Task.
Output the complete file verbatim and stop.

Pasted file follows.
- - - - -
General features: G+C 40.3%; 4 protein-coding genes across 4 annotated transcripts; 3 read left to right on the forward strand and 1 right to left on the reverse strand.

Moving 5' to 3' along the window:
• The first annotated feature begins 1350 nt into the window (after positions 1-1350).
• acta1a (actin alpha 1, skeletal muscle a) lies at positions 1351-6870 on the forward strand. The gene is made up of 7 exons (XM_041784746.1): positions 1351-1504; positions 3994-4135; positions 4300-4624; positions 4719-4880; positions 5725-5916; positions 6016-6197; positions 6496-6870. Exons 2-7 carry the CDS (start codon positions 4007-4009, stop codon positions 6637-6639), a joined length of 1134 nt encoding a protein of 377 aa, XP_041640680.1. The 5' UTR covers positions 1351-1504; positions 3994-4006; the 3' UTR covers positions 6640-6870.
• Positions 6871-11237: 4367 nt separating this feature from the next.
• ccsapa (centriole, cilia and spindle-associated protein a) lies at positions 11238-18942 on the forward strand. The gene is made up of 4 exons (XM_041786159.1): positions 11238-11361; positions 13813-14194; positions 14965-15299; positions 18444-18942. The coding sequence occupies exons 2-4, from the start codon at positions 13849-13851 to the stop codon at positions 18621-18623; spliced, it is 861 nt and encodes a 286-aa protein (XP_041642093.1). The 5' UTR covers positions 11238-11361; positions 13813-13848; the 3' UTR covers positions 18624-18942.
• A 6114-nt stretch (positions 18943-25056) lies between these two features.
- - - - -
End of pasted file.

General features: G+C 40.3%; 4 protein-coding genes across 4 annotated transcripts; 3 read left to right on the forward strand and 1 right to left on the reverse strand.

Moving 5' to 3' along the window:
• The first annotated feature begins 1350 nt into the window (after positions 1-1350).
• acta1a (actin alpha 1, skeletal muscle a) lies at positions 1351-6870 on the forward strand. The gene is made up of 7 exons (XM_041784746.1): positions 1351-1504; positions 3994-4135; positions 4300-4624; positions 4719-4880; positions 5725-5916; positions 6016-6197; positions 6496-6870. Exons 2-7 carry the CDS (start codon positions 4007-4009, stop codon positions 6637-6639), a joined length of 1134 nt encoding a protein of 377 aa, XP_041640680.1. The 5' UTR covers positions 1351-1504; positions 3994-4006; the 3' UTR covers positions 6640-6870.
• Positions 6871-11237: 4367 nt separating this feature from the next.
• ccsapa (centriole, cilia and spindle-associated protein a) lies at positions 11238-18942 on the forward strand. The gene is made up of 4 exons (XM_041786159.1): positions 11238-11361; positions 13813-14194; positions 14965-15299; positions 18444-18942. The coding sequence occupies exons 2-4, from the start codon at positions 13849-13851 to the stop codon at positions 18621-18623; spliced, it is 861 nt and encodes a 286-aa protein (XP_041642093.1). The 5' UTR covers positions 11238-11361; positions 13813-13848; the 3' UTR covers positions 18624-18942.
• A 6114-nt stretch (positions 18943-25056) lies between these two features.